The next creation by Collingwood’s indie theatre company is a study in the relationship between memory and emotion.
Quarter Century Theatre has created its second “collected stories” production, this time the collaboration centres around memories and the shared emotions those memories invoke.
Rochelle Reynolds, the founder of Quarter Century Theatre, has teamed up with drew Murdoch and Gwyn Beaver for Collected Stories of Hearts and Minds.
The three have put their own memories on the line for this show, which combines a little of every discipline - music, poetry, acting, and movement.
The play features the three collaborators as themselves, and they’ve all been put in a place but the mystery they must solve is why and how do they get out?
It’s a memory escape room of sorts.
“We got everybody to put in their own memories,” said Murdoch, the creative director for the show. “It’s a very personal show.”
Murdoch said the show explores how the emotions associated with certain memories can change over time.
“The best moment of your life doesn’t always need to be the best,” said Murdoch.
For example, Murdoch said his memories of his grandmother while she was alive made him happy. He enjoyed taking trips to Eastern Canada with her or visiting Scanlon Creek in Bradford where he grew up.
“Now that she has died, those same memories are dark and sad,” said Murdoch. “I changed and the situation changed and so the memory has changed.”
He said the show is also about the importance of being able to feel all kinds of emotions, not just those that are deemed acceptable.
“I have emotions and I need to let myself be sad,” he said. “I’m not feeling anger, but sorrow and grief.”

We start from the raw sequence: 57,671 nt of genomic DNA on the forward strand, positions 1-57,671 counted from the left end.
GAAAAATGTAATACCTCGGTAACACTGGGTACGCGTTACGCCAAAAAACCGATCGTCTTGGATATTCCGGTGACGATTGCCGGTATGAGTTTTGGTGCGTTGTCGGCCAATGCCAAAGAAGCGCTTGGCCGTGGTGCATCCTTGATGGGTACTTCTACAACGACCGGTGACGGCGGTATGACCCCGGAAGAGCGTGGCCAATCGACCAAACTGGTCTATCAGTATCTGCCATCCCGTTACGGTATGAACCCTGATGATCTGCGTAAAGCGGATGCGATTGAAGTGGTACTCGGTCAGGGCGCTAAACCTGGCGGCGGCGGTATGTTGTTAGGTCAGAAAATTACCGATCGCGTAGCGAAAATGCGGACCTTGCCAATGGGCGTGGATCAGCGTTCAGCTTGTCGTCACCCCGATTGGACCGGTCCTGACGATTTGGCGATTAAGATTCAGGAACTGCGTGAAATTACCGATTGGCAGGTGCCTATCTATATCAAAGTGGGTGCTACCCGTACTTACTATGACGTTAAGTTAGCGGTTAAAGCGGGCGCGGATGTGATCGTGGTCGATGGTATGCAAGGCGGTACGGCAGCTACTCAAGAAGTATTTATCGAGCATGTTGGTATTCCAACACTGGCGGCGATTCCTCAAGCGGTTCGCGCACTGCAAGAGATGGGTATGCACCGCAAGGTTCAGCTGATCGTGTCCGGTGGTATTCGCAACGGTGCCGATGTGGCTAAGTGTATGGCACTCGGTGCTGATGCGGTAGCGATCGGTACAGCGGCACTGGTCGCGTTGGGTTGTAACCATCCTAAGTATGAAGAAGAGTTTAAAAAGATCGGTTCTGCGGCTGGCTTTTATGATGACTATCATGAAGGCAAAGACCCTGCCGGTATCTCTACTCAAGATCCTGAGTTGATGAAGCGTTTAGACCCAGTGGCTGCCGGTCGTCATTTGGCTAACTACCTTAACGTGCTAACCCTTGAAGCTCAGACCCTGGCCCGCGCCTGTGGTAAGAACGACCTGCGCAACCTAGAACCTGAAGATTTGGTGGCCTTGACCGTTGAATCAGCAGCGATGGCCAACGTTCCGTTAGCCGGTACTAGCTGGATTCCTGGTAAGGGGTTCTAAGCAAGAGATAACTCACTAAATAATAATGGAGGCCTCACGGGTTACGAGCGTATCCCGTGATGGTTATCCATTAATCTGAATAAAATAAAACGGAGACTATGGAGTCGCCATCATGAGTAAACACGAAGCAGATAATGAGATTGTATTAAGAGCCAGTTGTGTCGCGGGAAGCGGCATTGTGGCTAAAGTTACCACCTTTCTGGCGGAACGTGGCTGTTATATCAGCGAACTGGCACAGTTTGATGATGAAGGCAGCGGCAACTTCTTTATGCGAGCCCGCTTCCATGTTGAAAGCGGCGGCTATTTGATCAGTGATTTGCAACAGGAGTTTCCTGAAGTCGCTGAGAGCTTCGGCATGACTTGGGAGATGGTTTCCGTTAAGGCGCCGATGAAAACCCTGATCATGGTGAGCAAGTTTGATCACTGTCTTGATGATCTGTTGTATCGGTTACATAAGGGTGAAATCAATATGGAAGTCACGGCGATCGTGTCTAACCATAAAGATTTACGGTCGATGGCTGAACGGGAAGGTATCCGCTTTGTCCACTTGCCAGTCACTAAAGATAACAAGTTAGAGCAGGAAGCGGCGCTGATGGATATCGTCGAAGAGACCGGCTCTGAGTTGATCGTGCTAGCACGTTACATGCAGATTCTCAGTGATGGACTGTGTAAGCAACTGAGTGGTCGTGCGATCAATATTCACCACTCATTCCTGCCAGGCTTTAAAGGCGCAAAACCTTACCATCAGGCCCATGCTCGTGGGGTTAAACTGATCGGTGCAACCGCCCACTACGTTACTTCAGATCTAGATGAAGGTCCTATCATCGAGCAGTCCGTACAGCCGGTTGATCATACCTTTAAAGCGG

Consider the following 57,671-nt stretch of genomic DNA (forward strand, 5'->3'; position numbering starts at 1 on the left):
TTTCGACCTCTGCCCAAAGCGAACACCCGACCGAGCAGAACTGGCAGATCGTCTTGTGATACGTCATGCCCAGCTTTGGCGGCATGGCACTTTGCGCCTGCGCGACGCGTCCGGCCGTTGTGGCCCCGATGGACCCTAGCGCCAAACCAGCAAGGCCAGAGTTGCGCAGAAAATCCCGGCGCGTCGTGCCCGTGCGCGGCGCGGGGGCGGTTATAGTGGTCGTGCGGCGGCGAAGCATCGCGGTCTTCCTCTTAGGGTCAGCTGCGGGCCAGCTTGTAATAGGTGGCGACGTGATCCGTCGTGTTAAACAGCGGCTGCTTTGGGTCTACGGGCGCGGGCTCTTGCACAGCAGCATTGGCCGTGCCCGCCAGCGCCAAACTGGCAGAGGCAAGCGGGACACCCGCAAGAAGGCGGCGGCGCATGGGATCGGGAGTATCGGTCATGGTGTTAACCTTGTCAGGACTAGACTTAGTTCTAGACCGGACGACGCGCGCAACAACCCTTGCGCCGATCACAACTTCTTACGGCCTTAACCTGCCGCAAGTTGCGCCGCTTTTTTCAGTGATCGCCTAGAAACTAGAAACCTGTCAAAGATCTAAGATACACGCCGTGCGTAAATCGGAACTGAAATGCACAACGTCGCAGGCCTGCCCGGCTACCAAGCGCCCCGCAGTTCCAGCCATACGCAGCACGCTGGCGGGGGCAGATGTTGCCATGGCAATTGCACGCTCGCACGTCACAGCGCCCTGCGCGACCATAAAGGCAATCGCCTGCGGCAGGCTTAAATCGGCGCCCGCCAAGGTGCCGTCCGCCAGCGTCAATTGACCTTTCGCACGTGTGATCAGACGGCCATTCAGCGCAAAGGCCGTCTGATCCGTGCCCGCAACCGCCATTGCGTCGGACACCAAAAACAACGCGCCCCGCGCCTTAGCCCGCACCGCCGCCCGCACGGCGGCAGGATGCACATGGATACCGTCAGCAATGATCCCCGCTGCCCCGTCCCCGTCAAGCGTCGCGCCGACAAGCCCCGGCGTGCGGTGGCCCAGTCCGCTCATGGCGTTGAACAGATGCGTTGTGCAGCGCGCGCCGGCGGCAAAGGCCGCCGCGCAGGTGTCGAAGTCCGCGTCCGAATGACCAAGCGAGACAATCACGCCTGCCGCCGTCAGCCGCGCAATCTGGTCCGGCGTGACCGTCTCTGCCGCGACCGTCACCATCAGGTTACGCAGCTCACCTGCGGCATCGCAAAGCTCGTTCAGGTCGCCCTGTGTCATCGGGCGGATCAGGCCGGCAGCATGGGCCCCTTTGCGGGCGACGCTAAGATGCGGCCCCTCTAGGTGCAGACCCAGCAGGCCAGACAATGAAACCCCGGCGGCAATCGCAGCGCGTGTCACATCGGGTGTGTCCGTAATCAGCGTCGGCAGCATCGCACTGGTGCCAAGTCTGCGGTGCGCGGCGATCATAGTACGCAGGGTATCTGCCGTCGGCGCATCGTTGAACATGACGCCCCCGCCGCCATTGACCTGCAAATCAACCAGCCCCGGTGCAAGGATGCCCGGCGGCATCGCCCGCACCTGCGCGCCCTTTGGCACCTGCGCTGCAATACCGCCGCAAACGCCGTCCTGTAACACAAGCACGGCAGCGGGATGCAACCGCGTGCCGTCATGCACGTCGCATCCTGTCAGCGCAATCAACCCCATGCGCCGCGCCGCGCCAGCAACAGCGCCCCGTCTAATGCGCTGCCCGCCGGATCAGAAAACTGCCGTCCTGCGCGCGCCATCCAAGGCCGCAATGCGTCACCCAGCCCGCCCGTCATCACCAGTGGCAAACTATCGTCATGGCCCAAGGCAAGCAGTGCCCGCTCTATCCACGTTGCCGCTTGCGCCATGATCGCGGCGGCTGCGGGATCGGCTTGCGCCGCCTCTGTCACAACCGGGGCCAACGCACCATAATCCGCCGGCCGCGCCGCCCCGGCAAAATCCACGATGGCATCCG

He said that’s not always accepted from a man, suggesting the societal norm is for men to be angry, and then get over it, not to struggle with sadness.
For Reynolds, she said things like anger and rage are less accepted from women, but that shouldn’t be the case.
“I very much subscribe to the British stiff upper lip philosophy,” said Reynolds. “It’s the idea that it doesn't matter how you feel, but it matters how you deal with it … which is important, but it shouldn’t mean as we go through something we should have to deny our feelings.”
For Beaver, the memory she’s included in the Collected Stories piece is of her childhood in “organized religion” in the southern United States.
She said those once happy and comfortable memories are different now that she is an adult and no longer has a relationship with organized religion. Instead, she sees it as something that was built on fear.
For Murdoch, the memories of each of the players and the audience might be different, but the connection is in the emotions those memories evoke.
“The base memories of fear, doubt, appeasing are kind of universal,” said Murdoch, adding the relationship between memories and emotion is an inseparable one. “It’s like a knot.”
For Reynolds, one of the challenges has been to use true subject matter - their memories - and make sure it looks good and sounds good on stage.
“We want to make sure it’s a good show while holding onto the vulnerability and honesty of the stories,” said Reynolds.
Collected Stories of Hearts and Minds runs Sept. 22 and 23 at Simcoe Street Theatre at 7 p.m.
Tickets are $25 in advance and available online here. There will also be tickets available for sale at the door for $40.